North Korea Missile Launch
The picture released by North Korea's official Korean Central News Agency (KCNA) shows the country's intercontinental ballistic missile (ICBM), Hwasong-14 being launched at an undisclosed place in North Korea on July 28, 2017. Getty Images

Former Secretary of State and Cold War strategist Henry R. Kissinger warned about nuclear proliferation as Japan and South Korea may also be racing towards equipping themselves with weapons of war amid growing threats from North Korea. The comments come amid concerns over Pyongyang's continuous efforts to grow its nuclear arsenal threatening its neighboring countries and the U.S.

In a recent interview with the New York Times, Kissinger said that the Kim Jong Un regime is about to kickstart an arms race in which "nuclear weapons" will "spread in the rest of Asia."

“It cannot be that North Korea is the only Korean country in the world that has nuclear weapons, without the South Koreans trying to match it. Nor can it be that Japan will sit there,” he said. “So, therefore, we’re talking about nuclear proliferation.”

In South Korea, polls show 60 percent of the population favors building nuclear weapons, the Times reported.

As North Korea continued testing its ballistic missile capabilities, rhetoric about nuclear war between Washington and Pyongyang has ramped up in recent days.

Amid increased threats of nuclear war, North Korea said Monday that it will be launching more satellites as part of its five-year space development program, according to the Rodong Sinmun newspaper. The plan comes amid speculation that the Kim Jong Un regime was preparing for more provocative actions as it had made no such move for more than a month after its sixth nuclear test on Sept. 3.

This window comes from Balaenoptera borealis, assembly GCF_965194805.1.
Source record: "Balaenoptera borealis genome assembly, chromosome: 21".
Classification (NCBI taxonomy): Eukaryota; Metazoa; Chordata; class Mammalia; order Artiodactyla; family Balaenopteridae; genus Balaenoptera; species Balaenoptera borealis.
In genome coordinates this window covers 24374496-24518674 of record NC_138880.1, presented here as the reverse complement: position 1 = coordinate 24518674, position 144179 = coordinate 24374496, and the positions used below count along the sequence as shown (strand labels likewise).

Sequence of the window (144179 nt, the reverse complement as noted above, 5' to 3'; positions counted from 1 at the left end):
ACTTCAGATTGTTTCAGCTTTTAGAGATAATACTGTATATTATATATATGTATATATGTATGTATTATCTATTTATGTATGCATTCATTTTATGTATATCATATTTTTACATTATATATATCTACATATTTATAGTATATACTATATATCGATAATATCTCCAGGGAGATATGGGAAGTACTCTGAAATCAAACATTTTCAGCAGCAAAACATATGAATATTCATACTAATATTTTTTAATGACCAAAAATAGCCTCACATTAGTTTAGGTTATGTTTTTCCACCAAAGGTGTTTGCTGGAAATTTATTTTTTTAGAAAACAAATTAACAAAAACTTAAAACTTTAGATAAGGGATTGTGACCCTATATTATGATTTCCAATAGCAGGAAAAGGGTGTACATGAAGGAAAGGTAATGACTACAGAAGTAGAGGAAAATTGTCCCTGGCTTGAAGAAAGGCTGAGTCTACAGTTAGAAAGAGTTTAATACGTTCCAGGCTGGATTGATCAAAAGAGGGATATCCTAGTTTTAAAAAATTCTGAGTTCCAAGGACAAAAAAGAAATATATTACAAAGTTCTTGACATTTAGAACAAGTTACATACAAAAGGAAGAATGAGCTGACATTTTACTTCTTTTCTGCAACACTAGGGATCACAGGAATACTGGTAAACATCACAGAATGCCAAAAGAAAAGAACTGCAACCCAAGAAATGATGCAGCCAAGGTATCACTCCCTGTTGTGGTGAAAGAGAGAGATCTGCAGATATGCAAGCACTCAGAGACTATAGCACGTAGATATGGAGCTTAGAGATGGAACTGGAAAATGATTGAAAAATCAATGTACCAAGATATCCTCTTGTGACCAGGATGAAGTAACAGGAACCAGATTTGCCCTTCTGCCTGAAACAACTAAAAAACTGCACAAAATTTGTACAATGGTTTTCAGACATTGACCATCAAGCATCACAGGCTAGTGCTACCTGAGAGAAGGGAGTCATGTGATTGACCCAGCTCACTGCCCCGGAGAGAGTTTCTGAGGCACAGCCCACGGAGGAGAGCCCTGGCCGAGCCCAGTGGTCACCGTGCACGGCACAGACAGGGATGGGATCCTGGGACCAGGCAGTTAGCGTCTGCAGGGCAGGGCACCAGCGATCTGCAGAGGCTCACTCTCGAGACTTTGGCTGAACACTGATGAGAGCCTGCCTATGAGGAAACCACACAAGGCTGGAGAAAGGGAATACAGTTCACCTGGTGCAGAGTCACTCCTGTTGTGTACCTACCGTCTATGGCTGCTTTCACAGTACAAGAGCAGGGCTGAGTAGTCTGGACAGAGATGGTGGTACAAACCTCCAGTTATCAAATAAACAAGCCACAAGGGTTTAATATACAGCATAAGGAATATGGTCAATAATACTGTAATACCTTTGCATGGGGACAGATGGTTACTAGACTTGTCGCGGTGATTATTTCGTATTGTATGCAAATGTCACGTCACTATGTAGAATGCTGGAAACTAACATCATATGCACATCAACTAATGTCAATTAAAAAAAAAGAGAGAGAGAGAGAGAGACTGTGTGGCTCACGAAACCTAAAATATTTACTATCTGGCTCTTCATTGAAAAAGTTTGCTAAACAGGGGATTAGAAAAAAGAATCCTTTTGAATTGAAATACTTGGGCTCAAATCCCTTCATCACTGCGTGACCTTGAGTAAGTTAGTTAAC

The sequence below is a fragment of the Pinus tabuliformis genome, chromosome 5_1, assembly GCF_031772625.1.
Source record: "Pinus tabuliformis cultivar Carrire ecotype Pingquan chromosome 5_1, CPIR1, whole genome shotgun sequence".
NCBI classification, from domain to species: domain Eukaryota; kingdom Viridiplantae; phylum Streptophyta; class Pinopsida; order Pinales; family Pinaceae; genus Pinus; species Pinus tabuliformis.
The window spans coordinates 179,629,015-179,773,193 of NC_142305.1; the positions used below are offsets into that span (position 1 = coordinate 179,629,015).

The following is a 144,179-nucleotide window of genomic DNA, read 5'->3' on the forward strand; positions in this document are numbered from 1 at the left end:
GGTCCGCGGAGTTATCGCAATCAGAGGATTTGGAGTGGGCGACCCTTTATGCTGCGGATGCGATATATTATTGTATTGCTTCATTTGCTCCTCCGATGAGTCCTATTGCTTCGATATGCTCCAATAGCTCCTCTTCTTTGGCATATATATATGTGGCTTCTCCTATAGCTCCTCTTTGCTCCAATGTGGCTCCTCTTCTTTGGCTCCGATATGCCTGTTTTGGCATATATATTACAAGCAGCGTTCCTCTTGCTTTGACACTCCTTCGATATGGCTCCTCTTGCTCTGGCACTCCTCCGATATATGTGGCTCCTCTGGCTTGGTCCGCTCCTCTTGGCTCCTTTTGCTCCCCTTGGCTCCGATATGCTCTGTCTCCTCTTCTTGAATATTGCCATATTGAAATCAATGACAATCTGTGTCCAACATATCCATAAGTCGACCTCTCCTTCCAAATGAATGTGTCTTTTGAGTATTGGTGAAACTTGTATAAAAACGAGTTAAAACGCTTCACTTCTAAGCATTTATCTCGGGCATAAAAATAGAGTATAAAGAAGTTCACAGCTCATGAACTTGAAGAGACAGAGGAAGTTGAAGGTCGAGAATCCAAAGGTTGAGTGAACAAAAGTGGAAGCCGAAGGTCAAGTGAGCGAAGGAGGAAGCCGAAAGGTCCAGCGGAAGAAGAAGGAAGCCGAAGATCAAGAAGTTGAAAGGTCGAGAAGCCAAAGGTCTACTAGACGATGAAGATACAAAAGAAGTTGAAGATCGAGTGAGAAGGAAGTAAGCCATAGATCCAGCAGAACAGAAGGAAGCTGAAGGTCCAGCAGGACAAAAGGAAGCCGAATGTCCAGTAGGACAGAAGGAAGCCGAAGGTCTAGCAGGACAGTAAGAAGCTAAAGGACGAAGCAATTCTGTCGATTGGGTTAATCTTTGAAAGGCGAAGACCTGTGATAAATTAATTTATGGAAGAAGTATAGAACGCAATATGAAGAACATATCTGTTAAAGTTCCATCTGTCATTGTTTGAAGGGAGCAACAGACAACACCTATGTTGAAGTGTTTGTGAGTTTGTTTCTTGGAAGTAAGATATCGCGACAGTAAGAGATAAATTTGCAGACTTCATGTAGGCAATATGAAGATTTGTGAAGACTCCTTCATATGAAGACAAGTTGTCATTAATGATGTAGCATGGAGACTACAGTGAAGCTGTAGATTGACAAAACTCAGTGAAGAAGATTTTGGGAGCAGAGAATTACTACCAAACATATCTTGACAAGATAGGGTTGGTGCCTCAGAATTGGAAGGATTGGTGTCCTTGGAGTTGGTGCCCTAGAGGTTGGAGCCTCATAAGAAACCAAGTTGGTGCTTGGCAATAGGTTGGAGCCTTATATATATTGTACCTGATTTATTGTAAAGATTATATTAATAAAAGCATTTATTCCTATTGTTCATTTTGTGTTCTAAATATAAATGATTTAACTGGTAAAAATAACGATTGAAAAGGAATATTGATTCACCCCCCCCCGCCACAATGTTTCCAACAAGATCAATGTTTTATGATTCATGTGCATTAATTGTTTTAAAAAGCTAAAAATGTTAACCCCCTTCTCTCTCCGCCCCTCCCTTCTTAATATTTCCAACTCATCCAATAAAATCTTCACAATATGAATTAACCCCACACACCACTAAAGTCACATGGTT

North Korea said that it has the right to develop a space program like any sovereign country. Among the satellites that the country plans to launch, there will also be a stationary satellite that will be placed into space. The program seeks to improve North Korea's economy and people's livelihood, South Korean newspaper Yonhap reported citing Rodong Sinmun.

"Some countries have manipulated U.N. sanctions resolutions against us and hindered the sovereign country's space development. It is not a tolerable act," Rodong Sinmun wrote. "It is a global trend that a country seeks the economic growth with the space program."

However, the satellites launch plan is seen as North Korea's attempt to build the case for its possible launch of a long-range missile, Yonhap News reported. Several experts believe that North Korea's purported launch of a satellite is a covert test of ballistic missile technology.

North Korea has continued to grow its nuclear arsenal in recent months, testing ballistic missiles and issuing threats against the U.S. and its ally South Korea.

In August, President Donald Trump warned Kim Jong Un’s regime of “fire and fury like the world has never seen,” while U.S. Defense Secretary Jim Mattis warned Sunday during a trip to South Korea that the U.S. would not accept a nuclear North Korea.

Meanwhile, Philippine President Rodrigo Duterte said that North Korea's supreme leader Kim must be convinced that nobody is out to remove him or destroy his country. Duterte said “a nuclear war is totally unacceptable” and “somebody has to talk to Kim Jong Un.”

His comments came as he departed Monday for Japan where he plans to discuss North Korea’s nuclear threats with Prime Minister Shinzo Abe. He also plans to discuss how to deal with North Korea when he meets with Trump in Manila next month.